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News + PoliticsElectionsProgressive slate files to run against tech money for control of SF...

Progressive slate files to run against tech money for control of SF Democratic Party

A March election will have major impacts on the races for mayor and supes in November.

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The progressive leaders who worked to move municipal elections from off-years to presidential-election years argued that higher turnout is always good, that the more voters who come out to choose the next mayor the better for the city.

It’s hard to argue with that.

But it’s also the case that in the 2024 election, a lot of voters who don’t pay much attention to local politics will go to the polls to vote for Joe Biden (and, unless he’s in prison, against Donald Trump), and won’t have as much information about the local races.

Members of the Labor and Working Families Slate include Gordon Mar, Frances Hsieh, Michael Nguyen, Greg Hardeman, Connie Chan, Gloria Berry, Anita Martinez, Joshua Rudy Ochoa, Natalie Gee, Jeremy Lee, Karen Fleshman, Peter Gallotta, Sandra Lee Fewer, and Sydney Simpson

That’s why pretty much everyone involved agrees that control of the local Democratic County Central Committee, which decides on the endorsement of the Democratic Party in municipal races, will be critical. A group of tech billionaires is preparing to put up essentially unlimited money to elect a slate of conservative candidates who will likely endorse Mayor London Breed and supervisor candidates challenging progressives.

On Friday, a progressive group known as the Labor and Working Families slate announced its competing group of candidates, who include some prominent current and former elected officials and strong representation from local unions.

“This is a bad day for Republican billionaires and a good day for grassroots Democrats,” Peter Gallotta, a current DCCC member and

leader in the slate, told the crowd gathered at the Department of Elections. “San Francisco values are under attack, and we are in this to win this.”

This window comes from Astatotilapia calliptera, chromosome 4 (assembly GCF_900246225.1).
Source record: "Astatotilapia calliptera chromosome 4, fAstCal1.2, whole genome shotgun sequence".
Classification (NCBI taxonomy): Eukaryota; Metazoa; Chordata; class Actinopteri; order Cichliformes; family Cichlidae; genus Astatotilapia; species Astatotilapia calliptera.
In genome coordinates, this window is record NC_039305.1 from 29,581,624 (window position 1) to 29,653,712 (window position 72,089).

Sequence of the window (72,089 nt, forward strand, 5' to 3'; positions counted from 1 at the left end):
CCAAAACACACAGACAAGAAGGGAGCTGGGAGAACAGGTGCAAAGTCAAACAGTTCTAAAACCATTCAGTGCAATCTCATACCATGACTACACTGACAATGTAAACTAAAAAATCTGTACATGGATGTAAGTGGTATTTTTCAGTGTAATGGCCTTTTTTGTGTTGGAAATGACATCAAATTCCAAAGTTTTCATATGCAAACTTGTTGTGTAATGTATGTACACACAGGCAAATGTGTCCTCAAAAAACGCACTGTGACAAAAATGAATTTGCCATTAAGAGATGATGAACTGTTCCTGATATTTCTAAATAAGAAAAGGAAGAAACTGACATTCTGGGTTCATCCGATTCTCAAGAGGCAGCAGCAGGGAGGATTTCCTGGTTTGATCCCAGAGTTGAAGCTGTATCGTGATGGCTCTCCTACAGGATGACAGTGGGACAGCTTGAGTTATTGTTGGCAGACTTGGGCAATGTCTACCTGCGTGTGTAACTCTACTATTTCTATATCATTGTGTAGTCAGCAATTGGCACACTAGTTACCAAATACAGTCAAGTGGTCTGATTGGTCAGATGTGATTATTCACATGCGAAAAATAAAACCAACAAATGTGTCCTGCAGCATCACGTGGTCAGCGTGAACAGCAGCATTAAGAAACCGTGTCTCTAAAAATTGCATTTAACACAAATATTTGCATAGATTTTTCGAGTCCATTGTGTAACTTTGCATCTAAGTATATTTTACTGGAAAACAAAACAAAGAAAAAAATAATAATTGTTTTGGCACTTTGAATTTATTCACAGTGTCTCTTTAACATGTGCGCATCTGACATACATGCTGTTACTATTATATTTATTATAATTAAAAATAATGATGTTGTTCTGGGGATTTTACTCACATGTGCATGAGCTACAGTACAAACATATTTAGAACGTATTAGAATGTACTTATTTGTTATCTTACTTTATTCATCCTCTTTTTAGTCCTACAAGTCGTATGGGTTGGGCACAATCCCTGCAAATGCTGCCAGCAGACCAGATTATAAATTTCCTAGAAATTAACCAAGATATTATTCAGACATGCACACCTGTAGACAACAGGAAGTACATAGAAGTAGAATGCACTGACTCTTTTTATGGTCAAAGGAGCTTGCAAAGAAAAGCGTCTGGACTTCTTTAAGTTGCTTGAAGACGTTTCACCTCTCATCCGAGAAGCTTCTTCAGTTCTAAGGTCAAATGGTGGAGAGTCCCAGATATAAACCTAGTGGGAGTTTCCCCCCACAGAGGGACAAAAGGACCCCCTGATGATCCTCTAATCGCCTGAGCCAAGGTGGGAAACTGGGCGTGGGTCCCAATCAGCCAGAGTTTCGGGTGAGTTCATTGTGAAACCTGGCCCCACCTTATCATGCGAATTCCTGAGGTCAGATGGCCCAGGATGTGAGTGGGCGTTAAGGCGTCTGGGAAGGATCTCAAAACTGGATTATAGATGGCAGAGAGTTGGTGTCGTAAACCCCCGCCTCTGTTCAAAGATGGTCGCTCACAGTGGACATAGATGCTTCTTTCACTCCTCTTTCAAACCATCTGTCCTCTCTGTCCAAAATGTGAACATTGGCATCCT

Among the candidates: Former Sup. Sandra Lee Fewer, who said that:

With national media and billionaires like Elon Musk fixated on attacking San Franciscans and our values, I knew how important it was that I step up and run for one of these critical seats. I’m so proud to be running alongside all these incredible San Franciscans and together, we can ensure we have a San Francisco that works for everyone, not just the rich.

From Sal Rosselli, a longtime labor leader:

We are the frontline healthcare workers, teachers, plumbers, civil servants, tradesmen, organizers, and community leaders that are the backbone of San Francisco. We’re running to be champions for every San Franciscan who’s finding it hard.er and harder to afford to stay in the city.

Former Supervisor Jane Kim:

Across the country and in San Francisco, right-wing special interests and billionaires continue to try to buy our elections while attacking our democratic values. The only way to counter this is by organizing our communities, building strong coalitions with organized labor, and centering the needs of working families in our Democratic Party locally and nationally.

It’s going to be a huge struggle. The progressives need to win most of the 24 seats that are on the ballot, 14 on the east side of town and 10 on the west, since the remainder of the DCCC is made up of the “ex officios,” who are state and federal elected officials who live in San Francisco.

That group currently votes more conservative—it’s the likes of Assemblymember Matt Haney, state Sen. Scott Wiener,  Rep. Nancy Pelosi, state Controller Malia Cohen and state Treasurer Fiona Ma.

With the death of Senator Dianne Feinstein, the total membership stands at 32. The progressives need to win 17 of the 24 seats to ensure control of the panel.

But name recognition is a key element, as is the endorsement of groups like labor unions. The progressive slate has more people who have previously won elective office and more labor members.

It’s a down-ballot issue. The stakes are high.

48 Hills welcomes comments in the form of letters to the editor, which you can submit here. We also invite you to join the conversation on our FacebookTwitter, and Instagram

Tim Redmond
Tim Redmond
Tim Redmond has been a political and investigative reporter in San Francisco for more than 30 years. He spent much of that time as executive editor of the Bay Guardian. He is the founder of 48hills.

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